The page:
"We are all getting a failing grade on processing across the board,” said Jon Orr to fellow silage choppers at the USCHI convention after hearing that only 10-17% of samples rated “excellent.” Orr, of Orrson Custom Farming, Apple Creek, OH, is also vice president of the organization.

“We’re professional silage harvesters here; we should be in that excellent category with every sample we send in,” he added.

Just weeks after that meeting, however, one of those labs released 2012 and 2013 data. It showed that, since Shredlage came on the scene, more silage samples had been submitted and a greater number of KP scores moved into the “excellent” or “optimum” range.

Those increases reflect a change in attitude toward corn silage and kernel processing, Shaver suggests. “They’ve got everyone’s attention, and so everyone is trying to improve” the way they’re processing the crop.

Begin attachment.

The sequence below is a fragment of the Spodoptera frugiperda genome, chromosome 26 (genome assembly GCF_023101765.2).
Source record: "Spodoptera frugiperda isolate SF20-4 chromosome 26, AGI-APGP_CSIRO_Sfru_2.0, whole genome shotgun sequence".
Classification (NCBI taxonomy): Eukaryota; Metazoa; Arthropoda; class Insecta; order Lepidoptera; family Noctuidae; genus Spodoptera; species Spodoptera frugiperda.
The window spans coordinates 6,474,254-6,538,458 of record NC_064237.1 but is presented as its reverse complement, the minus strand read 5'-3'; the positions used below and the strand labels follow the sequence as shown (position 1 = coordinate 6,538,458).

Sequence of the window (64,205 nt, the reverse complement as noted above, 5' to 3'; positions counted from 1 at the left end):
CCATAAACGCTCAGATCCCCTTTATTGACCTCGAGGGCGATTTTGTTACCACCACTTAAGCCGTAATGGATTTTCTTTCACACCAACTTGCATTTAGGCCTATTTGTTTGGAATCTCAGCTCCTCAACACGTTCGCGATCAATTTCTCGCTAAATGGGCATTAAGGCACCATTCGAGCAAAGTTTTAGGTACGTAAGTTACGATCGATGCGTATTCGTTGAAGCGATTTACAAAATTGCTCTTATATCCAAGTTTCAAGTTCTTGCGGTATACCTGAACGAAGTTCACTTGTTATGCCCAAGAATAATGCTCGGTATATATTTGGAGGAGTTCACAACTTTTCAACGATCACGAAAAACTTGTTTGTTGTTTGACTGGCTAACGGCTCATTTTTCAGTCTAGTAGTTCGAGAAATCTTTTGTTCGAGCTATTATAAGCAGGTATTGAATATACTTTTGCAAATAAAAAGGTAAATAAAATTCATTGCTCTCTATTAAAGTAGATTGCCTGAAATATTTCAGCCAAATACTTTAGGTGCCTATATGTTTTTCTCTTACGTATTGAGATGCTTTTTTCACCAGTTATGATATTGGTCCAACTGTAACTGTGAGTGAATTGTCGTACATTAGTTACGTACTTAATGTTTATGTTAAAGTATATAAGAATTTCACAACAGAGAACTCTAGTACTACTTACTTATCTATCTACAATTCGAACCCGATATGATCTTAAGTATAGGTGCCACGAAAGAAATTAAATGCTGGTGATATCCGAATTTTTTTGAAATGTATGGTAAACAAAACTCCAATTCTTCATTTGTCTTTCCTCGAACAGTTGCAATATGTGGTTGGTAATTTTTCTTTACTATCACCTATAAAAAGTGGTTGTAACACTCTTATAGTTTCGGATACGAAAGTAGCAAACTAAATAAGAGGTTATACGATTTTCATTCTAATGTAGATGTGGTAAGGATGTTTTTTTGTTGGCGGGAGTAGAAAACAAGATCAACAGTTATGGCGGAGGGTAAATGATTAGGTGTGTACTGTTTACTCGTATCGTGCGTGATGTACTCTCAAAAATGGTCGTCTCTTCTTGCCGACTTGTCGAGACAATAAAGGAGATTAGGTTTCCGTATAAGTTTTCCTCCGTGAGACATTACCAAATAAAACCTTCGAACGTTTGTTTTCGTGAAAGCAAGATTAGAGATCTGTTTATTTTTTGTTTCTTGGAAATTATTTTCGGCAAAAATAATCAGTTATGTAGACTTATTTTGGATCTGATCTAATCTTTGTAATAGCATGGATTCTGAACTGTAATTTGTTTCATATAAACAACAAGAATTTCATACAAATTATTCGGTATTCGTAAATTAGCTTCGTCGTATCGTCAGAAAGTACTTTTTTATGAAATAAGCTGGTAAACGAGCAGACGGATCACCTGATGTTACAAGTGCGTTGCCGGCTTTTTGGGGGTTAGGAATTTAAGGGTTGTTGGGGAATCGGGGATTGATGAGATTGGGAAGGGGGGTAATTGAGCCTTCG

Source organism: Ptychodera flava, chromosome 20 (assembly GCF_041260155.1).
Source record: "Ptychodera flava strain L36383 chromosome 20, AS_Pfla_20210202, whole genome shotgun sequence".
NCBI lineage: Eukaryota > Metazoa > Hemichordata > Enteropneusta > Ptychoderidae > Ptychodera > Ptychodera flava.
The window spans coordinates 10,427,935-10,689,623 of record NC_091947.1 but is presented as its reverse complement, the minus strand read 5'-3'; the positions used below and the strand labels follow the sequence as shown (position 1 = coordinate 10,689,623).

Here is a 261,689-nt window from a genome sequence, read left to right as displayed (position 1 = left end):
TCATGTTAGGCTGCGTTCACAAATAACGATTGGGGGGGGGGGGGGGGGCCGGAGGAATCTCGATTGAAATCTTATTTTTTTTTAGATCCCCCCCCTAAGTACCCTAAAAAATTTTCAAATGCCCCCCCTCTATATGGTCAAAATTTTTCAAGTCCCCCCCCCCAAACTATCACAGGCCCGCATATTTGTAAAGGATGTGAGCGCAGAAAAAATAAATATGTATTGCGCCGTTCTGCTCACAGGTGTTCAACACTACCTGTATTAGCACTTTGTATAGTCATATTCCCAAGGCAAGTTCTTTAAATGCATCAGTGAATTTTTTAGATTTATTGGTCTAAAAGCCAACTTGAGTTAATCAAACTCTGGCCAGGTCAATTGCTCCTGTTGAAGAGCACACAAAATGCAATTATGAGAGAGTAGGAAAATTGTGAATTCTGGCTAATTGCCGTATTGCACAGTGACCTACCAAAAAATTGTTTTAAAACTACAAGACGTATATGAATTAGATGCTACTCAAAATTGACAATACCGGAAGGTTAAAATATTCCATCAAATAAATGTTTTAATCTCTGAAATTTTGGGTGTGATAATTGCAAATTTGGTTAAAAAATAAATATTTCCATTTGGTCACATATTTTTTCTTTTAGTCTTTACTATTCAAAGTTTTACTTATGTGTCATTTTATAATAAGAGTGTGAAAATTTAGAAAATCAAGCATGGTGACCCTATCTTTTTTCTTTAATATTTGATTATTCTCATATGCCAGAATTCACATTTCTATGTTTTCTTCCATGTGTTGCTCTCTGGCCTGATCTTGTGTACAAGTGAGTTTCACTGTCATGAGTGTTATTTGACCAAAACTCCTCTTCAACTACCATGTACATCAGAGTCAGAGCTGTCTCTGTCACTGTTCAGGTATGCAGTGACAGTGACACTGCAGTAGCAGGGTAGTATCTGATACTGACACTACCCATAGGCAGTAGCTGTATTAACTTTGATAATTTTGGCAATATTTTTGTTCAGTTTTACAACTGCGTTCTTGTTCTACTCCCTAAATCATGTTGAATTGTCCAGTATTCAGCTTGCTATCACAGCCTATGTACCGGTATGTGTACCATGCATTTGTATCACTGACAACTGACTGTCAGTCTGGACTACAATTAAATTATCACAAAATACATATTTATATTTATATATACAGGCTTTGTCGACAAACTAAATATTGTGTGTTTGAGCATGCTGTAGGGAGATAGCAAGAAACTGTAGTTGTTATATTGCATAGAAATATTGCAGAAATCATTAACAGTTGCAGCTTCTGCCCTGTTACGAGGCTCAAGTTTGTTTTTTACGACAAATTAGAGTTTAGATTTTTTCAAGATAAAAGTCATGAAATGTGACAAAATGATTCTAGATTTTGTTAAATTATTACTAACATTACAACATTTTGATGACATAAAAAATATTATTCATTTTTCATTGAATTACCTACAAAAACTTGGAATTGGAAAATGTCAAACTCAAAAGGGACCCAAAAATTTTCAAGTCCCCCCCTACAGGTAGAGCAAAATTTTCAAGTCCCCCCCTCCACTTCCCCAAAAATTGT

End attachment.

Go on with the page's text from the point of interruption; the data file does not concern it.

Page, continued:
At least 36% of 2013 silage samples analyzed at Cumberland Valley Analytical Services (CVAS) labs had KP scores in the optimum range. More than 51.1% earned adequate KP scores and just fewer than 13% showed poor scores, according to Ralph Ward, CVAS owner. Some samples represented Shredlage-processed silage.

“That would suggest that more were shifting from poor (KP scores) up and more were shifting from average to optimum,” Shaver says. “We don’t know if that trend will continue, but it looks like this whole (kernel processing) discussion, and other equipment manufacturers changing what they are doing with new prototypes and roll speeds, is moving toward improvement.” (See story, “Chopper Manufacturers Respond To Shredlage.”)